The community is urged to assist in the upkeep of graves belonging to their loved ones to ensure graves do not disappear. Picture: Shakirah Thebus
The community is urged to assist in the upkeep of graves belonging to their loved ones to ensure graves do not disappear. Picture: Shakirah Thebus

Community urged to assist in upkeep of graves at Mowbray Muslim Cemetery

By Shakirah Thebus Time of article published Oct 1, 2021

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Cape Town - As part of Heritage Month commemorations, the Mowbray Muslim Cemetery has appealed to the community to stop the neglect at cemeteries by visiting and assisting with the upkeep of graves.

The event commemorating the cemetery’s heritage was held on the grounds in Browning Street, Observatory, yesterday with members of the Muslim Cemetery Board (MCM), Muslim Judicial Council (MJC), Security SA, Islamic Burial Council and the Cape Mazaar Society in attendance.

Mowbray Cemetery board member Shameemah Salie said the event was the first of its kind for the cemetery.

Salie encouraged the community to get involved and find out how they can assist.

“If you don’t come back and if you don’t visit the graveyard regularly, you are going to sit with a situation of sunken graves or graves disappearing. We’ve seen tombstones fall into graves. In terms of the by-laws, it is the responsibility of Mowbray kabrastan or the Cemetery Board to make sure the areas around the graves are clean, but ultimately, looking after a particular grave is our responsibility as the family,” said Salie.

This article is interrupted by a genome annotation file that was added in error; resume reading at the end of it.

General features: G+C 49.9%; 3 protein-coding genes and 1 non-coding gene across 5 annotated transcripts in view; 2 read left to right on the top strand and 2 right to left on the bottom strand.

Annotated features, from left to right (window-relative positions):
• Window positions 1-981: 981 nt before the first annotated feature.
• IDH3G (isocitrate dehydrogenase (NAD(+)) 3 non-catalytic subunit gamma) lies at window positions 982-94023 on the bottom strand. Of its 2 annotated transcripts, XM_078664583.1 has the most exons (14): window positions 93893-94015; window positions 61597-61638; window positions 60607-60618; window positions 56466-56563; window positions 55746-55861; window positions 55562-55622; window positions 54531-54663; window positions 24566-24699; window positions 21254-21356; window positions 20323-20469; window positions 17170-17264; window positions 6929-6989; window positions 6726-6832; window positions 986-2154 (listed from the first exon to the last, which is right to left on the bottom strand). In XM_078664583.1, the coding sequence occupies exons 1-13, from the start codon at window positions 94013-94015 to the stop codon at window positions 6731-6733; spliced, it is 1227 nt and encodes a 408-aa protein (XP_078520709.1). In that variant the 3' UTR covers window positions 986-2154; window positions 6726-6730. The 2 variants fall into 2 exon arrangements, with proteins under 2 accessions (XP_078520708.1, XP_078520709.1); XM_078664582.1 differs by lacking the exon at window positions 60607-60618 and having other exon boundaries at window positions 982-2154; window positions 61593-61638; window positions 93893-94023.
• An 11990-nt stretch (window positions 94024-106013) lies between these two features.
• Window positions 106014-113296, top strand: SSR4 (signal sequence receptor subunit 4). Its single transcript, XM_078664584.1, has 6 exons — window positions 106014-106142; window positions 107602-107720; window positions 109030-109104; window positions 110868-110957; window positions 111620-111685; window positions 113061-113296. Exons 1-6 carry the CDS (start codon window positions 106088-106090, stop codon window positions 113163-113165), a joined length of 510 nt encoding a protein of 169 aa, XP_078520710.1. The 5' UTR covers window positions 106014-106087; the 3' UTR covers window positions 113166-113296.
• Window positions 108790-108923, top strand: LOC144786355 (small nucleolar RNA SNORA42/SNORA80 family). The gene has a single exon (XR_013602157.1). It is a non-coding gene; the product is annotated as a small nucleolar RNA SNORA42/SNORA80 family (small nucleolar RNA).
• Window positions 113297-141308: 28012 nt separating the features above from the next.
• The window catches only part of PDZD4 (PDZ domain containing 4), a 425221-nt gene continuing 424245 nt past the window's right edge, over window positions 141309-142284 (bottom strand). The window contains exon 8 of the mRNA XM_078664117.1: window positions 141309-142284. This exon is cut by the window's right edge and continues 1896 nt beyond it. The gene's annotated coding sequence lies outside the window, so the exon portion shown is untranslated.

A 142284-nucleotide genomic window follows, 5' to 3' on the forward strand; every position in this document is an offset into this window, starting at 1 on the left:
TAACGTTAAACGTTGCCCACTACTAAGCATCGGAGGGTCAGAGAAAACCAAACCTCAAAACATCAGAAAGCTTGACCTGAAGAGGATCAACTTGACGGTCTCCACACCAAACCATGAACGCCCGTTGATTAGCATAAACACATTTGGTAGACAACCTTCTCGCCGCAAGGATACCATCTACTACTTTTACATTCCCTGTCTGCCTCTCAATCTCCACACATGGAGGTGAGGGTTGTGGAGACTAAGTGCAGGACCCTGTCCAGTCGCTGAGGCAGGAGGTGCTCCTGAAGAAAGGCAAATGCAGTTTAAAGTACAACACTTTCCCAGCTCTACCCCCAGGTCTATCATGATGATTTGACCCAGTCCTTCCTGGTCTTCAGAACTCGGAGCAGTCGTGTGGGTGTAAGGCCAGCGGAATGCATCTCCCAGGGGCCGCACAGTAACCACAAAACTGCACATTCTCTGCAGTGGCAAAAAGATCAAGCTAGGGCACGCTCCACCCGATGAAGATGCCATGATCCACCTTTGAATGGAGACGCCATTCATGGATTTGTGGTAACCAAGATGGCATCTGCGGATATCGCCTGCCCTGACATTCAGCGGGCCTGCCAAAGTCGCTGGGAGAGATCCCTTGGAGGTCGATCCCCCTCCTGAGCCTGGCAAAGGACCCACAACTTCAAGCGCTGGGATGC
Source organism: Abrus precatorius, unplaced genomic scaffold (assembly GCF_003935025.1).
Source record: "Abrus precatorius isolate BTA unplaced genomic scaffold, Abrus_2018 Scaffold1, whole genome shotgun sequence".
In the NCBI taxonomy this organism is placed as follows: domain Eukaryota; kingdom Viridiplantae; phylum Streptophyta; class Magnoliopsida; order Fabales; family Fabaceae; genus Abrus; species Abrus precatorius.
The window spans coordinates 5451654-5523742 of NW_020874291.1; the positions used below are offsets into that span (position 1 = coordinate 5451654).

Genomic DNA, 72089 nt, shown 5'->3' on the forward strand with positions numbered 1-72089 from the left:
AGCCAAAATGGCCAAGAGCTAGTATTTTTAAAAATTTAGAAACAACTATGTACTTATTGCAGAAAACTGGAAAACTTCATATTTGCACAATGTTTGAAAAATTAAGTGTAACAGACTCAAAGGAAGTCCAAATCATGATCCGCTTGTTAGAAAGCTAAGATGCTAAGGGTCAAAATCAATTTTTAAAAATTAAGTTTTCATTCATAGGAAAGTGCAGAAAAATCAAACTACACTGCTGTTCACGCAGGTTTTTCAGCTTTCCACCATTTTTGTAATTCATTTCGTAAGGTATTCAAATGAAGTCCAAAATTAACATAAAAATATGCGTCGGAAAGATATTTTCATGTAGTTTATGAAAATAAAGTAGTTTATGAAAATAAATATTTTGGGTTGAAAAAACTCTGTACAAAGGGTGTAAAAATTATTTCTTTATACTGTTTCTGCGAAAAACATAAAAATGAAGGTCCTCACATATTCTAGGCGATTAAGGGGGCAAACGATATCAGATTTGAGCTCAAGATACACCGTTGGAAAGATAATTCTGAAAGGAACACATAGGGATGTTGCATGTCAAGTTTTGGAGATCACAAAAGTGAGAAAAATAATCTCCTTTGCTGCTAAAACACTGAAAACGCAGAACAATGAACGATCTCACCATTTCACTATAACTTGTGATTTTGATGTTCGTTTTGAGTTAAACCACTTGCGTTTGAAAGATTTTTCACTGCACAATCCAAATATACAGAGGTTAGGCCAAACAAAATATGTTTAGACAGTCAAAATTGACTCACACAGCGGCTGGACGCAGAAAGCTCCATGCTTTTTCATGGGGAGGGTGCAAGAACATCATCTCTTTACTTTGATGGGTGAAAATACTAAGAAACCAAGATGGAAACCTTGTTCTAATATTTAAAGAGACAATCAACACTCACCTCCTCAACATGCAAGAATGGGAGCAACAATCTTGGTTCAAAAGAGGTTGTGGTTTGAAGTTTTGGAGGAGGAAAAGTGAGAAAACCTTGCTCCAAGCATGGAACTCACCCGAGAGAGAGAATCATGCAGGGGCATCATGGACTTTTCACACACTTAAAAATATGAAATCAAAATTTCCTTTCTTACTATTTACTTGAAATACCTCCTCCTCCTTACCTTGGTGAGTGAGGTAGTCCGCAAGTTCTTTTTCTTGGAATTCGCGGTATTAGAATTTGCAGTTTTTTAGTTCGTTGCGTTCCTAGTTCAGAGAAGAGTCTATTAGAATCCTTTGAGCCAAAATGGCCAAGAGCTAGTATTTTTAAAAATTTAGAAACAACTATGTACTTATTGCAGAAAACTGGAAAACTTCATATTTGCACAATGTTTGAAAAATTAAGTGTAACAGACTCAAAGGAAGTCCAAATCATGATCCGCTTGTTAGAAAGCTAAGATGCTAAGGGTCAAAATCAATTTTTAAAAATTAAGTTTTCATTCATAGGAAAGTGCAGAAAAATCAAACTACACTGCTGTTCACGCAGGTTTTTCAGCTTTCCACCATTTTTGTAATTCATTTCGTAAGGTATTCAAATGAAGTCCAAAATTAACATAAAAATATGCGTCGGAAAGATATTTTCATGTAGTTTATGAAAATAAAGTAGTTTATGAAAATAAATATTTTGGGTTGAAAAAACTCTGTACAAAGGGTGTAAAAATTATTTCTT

Board chairperson Faizel Sayed said the 1886 institution was undergoing a number of significant upgrades. The northern border hall was raised; surveillance strengthened with additional security cameras; new gates added; around 30 trees removed; drainage system fitted; and the development of software to manage cemetery records.

“This means data will be captured at the front desk on to an electronic system and a cloud system when your deceased passes away. We will geotag graves so this means that if your family comes 10 years down the line, they’ll be able to go to a screen in the cemetery and it’ll show you where the grave is,” said Sayed.

The cemetery is in the process of adding an area where deceased bodies can be cleansed (ghusl) according to Islamic customs, only the second to be fitted at a cemetery in the country.

Muslim Judicial Council second-deputy president Shaykh Riad Fataar said: “Heritage is inheritance, we inherited this and that is why the Muslim Judicial Council will always praise our forefathers.”

Trees were planted to mark the occasion.

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